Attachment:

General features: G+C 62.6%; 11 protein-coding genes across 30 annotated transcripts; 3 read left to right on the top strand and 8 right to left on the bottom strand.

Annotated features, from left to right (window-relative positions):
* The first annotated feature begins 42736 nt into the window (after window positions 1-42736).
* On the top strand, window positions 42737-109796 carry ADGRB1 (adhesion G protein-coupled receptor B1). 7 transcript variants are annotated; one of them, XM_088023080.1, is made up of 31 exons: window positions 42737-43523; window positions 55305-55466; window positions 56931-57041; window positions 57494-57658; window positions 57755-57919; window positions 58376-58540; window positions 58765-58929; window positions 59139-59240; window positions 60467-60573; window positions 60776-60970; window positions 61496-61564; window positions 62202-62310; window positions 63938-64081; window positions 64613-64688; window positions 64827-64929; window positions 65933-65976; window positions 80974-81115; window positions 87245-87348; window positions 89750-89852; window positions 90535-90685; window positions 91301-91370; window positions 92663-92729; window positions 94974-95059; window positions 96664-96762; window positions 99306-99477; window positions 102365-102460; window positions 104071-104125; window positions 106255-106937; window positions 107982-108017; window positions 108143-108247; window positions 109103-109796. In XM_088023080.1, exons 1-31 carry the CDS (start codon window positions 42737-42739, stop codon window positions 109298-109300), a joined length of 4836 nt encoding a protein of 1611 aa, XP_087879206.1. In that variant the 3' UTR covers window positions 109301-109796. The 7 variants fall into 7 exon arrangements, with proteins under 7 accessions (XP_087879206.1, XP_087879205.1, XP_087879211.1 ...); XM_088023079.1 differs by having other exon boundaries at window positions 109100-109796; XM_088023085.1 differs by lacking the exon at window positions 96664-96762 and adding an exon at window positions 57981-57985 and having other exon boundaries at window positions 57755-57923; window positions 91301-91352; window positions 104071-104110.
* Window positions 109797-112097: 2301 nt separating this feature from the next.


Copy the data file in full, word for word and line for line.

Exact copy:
General features: G+C 62.6%; 11 protein-coding genes across 30 annotated transcripts; 3 read left to right on the top strand and 8 right to left on the bottom strand.

Annotated features, from left to right (window-relative positions):
* The first annotated feature begins 42736 nt into the window (after window positions 1-42736).
* On the top strand, window positions 42737-109796 carry ADGRB1 (adhesion G protein-coupled receptor B1). 7 transcript variants are annotated; one of them, XM_088023080.1, is made up of 31 exons: window positions 42737-43523; window positions 55305-55466; window positions 56931-57041; window positions 57494-57658; window positions 57755-57919; window positions 58376-58540; window positions 58765-58929; window positions 59139-59240; window positions 60467-60573; window positions 60776-60970; window positions 61496-61564; window positions 62202-62310; window positions 63938-64081; window positions 64613-64688; window positions 64827-64929; window positions 65933-65976; window positions 80974-81115; window positions 87245-87348; window positions 89750-89852; window positions 90535-90685; window positions 91301-91370; window positions 92663-92729; window positions 94974-95059; window positions 96664-96762; window positions 99306-99477; window positions 102365-102460; window positions 104071-104125; window positions 106255-106937; window positions 107982-108017; window positions 108143-108247; window positions 109103-109796. In XM_088023080.1, exons 1-31 carry the CDS (start codon window positions 42737-42739, stop codon window positions 109298-109300), a joined length of 4836 nt encoding a protein of 1611 aa, XP_087879206.1. In that variant the 3' UTR covers window positions 109301-109796. The 7 variants fall into 7 exon arrangements, with proteins under 7 accessions (XP_087879206.1, XP_087879205.1, XP_087879211.1 ...); XM_088023079.1 differs by having other exon boundaries at window positions 109100-109796; XM_088023085.1 differs by lacking the exon at window positions 96664-96762 and adding an exon at window positions 57981-57985 and having other exon boundaries at window positions 57755-57923; window positions 91301-91352; window positions 104071-104110.
* Window positions 109797-112097: 2301 nt separating this feature from the next.